Sanctioning Russia Over Ukraine Is No Silver Bullet
Undermining America’s position at the center of the global economic system in the twenty-first century might not be worth the cost of punishing a declining twentieth-century rival whose determination to attack Ukraine will likely not be deterred by such measures.
As Russia amasses increasing numbers of troops and military equipment near its border with Ukraine, the United States and its NATO allies are frantically scrambling to deter a Russian invasion through sanctions. With fears mounting that additional weapons sales, military training, and financial support for Ukraine may be “too little too late” to stop what would be the most destructive European war since 1945, talk has turned to deploying severe economic and financial measures in a bid to halt Moscow’s aggression.
Though attractive at first blush, there are significant reasons to be skeptical that threats of financial warfare will be sufficient to force the Kremlin to back down. Worse, the use of sanctions to punish Russia will likely hurt long-term American economic and security interests worldwide. Policymakers in Washington and Brussels must be realistic about the limited effectiveness of sanctions to alter Moscow’s calculus on Ukraine, especially when weighed against the significant second- and third-order consequences of such measures.
Deterrence is all about threatening to inflict severe pain to prevent an adversary from taking an undesirable action. The promised pain to come—in this case, economic sanctions—must impose a high enough cost on the adversary to dissuade that foe from engaging in the undesired action.
For nearly twenty years, Moscow has repeatedly signaled that it seeks a politically subservient and pro-Russian government in Kyiv that poses no threat to Russian security interests in terms of military capabilities or foreign policy objectives. In the eyes of Russia’s leaders, this scenario is far preferable to the current status quo with a government in Kyiv that is openly hostile to Russia and quickly deepening its political, economic, and military relationship with the United States and NATO. As Moscow seriously contemplates the use of force to achieve its preferred outcome, the challenge for Western policymakers is how to credibly deter Moscow and force its leaders to begrudgingly accept Ukraine’s growing relationship with the West.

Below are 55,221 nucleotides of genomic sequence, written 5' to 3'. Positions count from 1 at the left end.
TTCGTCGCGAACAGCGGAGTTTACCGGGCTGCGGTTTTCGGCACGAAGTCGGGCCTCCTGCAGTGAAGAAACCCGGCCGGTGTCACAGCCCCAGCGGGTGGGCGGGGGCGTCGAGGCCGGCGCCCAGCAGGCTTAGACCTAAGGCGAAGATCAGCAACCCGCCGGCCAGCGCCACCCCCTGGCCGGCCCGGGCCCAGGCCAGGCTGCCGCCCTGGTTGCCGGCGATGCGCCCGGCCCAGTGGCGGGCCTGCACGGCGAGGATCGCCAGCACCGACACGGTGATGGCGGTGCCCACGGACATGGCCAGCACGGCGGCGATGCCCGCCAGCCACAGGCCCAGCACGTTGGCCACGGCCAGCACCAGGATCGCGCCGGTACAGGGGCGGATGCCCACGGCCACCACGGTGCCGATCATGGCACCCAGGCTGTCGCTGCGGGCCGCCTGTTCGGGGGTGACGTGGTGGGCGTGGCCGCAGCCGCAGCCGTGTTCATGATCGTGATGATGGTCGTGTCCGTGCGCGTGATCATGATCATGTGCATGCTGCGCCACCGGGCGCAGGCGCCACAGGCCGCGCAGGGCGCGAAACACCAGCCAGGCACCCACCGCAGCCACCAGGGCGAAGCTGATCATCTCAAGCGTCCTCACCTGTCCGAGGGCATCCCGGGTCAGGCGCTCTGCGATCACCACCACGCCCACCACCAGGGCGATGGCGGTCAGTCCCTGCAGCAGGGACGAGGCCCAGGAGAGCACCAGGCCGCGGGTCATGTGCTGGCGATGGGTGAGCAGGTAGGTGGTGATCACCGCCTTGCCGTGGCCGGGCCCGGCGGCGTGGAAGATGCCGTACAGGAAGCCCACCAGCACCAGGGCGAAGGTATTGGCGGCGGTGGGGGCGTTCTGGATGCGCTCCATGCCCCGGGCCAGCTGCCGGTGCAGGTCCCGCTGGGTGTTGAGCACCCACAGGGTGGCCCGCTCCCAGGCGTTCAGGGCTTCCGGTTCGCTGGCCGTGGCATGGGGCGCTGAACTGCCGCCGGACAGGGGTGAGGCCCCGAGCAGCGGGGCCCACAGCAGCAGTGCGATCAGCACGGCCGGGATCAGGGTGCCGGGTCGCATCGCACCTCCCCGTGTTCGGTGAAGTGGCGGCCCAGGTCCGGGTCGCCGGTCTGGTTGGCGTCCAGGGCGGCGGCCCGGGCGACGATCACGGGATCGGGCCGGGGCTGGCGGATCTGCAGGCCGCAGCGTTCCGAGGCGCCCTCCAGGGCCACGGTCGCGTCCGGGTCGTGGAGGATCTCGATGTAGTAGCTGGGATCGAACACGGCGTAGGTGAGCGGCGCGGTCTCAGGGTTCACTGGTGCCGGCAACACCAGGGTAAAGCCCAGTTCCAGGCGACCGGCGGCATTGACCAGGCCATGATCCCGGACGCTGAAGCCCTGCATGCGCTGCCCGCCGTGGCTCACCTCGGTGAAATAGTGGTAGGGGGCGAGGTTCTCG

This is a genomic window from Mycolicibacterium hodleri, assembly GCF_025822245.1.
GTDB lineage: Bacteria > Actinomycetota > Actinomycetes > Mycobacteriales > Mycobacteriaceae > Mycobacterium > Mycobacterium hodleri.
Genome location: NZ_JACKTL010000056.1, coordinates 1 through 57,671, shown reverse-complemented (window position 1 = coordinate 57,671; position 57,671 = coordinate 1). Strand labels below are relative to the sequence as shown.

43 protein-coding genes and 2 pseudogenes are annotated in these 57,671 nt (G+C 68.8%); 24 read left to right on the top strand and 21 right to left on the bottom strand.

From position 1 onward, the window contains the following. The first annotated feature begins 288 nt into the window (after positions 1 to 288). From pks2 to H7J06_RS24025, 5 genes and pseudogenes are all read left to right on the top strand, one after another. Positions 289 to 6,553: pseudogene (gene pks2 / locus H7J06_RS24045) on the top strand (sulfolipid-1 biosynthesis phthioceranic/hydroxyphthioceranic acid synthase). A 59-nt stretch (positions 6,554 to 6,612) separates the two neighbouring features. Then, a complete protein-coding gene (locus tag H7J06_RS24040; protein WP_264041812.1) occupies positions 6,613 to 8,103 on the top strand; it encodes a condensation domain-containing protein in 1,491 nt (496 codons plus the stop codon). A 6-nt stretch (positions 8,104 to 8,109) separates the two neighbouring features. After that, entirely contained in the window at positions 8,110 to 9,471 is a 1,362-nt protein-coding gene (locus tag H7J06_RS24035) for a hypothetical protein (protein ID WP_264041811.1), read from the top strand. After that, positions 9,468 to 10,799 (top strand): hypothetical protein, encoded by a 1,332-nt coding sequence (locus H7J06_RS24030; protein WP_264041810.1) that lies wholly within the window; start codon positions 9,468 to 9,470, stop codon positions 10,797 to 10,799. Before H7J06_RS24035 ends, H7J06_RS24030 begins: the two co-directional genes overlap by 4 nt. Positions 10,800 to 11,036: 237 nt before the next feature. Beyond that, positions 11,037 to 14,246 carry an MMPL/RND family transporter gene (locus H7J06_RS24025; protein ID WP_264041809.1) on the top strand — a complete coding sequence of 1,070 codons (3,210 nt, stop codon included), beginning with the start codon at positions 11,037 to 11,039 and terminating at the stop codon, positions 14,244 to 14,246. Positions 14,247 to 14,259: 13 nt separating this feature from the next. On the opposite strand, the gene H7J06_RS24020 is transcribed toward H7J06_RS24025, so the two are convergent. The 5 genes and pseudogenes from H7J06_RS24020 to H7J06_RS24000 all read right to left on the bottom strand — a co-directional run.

Even under the most optimistic scenarios, this is a tall order. The question of whether Ukraine aligns with the United States, Europe, and NATO instead of Russia is an existential one for Moscow. Over the last two decades, President Vladimir Putin has made this clear repeatedly through both words and deeds. Prominent examples include Russia’s opposition to Ukraine’s Orange Revolution of 2004-5; its hostility to Ukraine’s EU Association agreement leading to the 2013-14 Maidan Revolution; Russia’s invasion and annexation of Crimea in 2014; Moscow’s multifaceted support for separatist forces in the Donbas region of Eastern Ukraine since 2014; its continued and vocal opposition to Ukrainian NATO membership and Western military training, advising, and equipment transfers; and its continued rhetorical emphasis on the centrality of Ukraine to the historical development of the Russian state. All of these point to one conclusion: Ukraine is a red line for Russia, one that Moscow is willing to go to incredible lengths to defend. The benefit that Moscow believes it would attain should it settle the “Ukraine question” in its favor is significant; Western policymakers cannot afford to discount that fact.